According to the New Zealand Transport Agency (NZTA) website, 378 motorists died in 2017, 327 in 2016, and 319 in 2015. The same agency says that every year, roughly 90 of those deaths are the result of occupants not wearing seatbelts. Because the main offenders are young men from rural areas, the NZTA, local ad agency Clemenger BBDO Wellington, and Vice media worked on a campaign aimed at those lads called "Belted Survivors." The series shows re-created post-crash photos of 10 guys who would be dead if not for their seat belts.

The agency enlisted special effects company PROFX, who worked on " The Hobbit" and " Thor: Ragnarok" movies, to make the 10 fellows look like their images in post-crash photos. (Since they had, of course, healed before this campaign was conceived.) The creative team also had an emergency medical specialist on hand for guidance. Referring to the black-and-blue sashes each man wore across his body, she said, "A seatbelt really does leave a mark like this. They will save your life, but they will leave you a mark to show how they've done it."

You can check out all of the fascinating images here, along with the crash survivors' stories. In addition to the 10 posting the images on their social media, and telling their stories on YouTube, NZTA is running billboards and social videos to "prove a seatbelt is a tool worth using." This is an ongoing campaign, so a dedicated website continues to gather stories from other survivors who could be the subject of future profiles.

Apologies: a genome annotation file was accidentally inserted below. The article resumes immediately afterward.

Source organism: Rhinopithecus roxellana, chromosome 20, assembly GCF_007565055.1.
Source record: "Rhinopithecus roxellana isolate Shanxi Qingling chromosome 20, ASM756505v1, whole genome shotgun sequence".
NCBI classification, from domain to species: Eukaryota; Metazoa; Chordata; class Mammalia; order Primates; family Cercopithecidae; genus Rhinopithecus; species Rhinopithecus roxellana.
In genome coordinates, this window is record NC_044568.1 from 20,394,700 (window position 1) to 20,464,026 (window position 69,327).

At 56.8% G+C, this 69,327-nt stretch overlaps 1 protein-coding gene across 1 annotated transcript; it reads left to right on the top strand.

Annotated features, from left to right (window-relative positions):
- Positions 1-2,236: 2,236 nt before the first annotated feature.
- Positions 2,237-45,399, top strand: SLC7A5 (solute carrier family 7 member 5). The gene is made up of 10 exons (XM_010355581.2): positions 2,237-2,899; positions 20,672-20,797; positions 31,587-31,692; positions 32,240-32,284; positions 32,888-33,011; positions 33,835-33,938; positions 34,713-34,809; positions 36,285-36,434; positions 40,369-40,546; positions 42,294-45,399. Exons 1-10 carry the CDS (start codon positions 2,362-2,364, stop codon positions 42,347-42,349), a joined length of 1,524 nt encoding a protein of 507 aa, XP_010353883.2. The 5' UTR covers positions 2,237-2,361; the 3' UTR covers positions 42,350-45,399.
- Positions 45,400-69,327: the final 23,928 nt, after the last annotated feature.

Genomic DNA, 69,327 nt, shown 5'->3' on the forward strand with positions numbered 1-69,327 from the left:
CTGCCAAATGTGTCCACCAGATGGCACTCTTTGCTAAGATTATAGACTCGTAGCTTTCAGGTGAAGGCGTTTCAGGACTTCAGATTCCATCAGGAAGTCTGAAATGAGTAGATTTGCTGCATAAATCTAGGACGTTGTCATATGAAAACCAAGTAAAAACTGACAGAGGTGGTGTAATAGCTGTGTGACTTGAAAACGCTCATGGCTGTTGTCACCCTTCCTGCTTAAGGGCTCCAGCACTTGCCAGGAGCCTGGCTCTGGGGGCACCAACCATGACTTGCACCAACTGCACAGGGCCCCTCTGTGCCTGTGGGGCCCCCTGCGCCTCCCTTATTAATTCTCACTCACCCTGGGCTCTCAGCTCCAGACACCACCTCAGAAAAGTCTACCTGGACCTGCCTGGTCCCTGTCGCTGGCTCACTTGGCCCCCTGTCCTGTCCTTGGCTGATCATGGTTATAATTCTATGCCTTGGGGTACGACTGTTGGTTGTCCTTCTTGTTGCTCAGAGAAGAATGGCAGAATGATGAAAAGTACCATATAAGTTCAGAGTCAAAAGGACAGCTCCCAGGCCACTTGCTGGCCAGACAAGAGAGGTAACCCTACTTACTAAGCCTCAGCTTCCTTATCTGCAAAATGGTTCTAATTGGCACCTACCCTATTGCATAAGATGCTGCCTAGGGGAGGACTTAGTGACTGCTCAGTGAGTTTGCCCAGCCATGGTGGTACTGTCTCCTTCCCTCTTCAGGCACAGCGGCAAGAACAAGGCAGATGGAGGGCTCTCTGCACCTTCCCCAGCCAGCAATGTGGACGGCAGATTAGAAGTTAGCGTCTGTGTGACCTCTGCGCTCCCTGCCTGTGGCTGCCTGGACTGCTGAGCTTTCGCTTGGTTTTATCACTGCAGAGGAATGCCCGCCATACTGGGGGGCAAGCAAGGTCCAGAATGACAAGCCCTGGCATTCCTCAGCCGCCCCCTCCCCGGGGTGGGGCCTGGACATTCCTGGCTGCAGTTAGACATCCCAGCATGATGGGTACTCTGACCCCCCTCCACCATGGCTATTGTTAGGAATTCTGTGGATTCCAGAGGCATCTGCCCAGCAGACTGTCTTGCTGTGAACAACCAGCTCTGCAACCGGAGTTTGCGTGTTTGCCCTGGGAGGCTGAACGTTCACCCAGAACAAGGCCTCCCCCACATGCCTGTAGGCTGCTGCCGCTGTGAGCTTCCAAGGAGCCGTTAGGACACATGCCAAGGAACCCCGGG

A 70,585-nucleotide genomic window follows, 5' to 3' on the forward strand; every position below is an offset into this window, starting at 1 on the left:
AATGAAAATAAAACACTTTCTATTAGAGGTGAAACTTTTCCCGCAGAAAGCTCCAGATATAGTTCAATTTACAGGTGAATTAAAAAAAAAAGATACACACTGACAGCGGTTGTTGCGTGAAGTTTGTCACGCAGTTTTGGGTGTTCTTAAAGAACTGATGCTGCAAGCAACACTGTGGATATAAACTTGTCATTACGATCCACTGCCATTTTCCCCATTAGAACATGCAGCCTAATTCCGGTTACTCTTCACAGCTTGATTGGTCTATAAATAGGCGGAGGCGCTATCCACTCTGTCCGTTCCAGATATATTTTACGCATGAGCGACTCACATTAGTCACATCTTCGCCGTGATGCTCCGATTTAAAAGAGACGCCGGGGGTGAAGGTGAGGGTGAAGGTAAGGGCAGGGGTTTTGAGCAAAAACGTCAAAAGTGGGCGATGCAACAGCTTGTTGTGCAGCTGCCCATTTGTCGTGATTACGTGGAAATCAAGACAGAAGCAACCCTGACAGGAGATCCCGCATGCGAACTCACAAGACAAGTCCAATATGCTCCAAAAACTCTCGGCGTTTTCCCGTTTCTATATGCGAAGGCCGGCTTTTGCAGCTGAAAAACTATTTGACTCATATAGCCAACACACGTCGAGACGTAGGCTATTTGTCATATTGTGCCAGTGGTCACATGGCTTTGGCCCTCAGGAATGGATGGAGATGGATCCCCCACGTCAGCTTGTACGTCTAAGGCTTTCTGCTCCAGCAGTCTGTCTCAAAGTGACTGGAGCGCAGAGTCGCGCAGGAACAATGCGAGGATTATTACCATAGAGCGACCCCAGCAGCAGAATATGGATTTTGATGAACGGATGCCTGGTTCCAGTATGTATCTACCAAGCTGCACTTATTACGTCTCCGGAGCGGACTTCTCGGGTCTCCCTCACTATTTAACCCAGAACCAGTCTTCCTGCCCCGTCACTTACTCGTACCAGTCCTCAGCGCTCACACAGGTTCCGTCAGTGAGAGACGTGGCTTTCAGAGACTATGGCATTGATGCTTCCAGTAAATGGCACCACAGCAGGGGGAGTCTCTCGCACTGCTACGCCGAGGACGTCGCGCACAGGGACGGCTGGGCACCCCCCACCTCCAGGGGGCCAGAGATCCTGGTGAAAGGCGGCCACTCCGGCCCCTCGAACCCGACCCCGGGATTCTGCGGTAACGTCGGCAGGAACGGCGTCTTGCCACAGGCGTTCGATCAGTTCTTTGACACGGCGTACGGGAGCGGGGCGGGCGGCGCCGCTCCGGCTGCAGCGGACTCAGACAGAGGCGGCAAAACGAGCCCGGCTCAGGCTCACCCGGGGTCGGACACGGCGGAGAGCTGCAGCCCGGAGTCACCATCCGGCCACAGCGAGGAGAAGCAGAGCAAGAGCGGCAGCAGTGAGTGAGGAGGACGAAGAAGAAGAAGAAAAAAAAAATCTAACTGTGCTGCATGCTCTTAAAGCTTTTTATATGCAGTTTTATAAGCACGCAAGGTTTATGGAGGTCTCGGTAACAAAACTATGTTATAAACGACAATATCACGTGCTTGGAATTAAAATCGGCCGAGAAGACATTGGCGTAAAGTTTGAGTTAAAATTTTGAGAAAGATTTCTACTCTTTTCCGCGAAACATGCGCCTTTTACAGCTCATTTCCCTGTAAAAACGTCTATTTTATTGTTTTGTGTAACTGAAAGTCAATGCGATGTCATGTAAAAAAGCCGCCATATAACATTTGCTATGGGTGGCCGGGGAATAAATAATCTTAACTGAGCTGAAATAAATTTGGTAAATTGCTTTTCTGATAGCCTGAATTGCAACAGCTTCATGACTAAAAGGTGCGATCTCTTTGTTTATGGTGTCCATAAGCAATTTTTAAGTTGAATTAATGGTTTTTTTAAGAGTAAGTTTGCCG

A similar idea could benefit the U.S. The National Highway Traffic Safety Administration said that of the 23,714 people killed in car crashes in 2016, 48 percent were unrestrained. Surprisingly, the 13- to 15-year-old age group had the highest rate of unrestrained deaths, at 62 percent. When broken out by vehicle type, pickup truck drivers had the highest rates of going without seatbelts, at 60 percent. And as in New Zealand, "Adults who live in non-metropolitan areas are less likely to wear seatbelts than adults who live in metropolitan areas."

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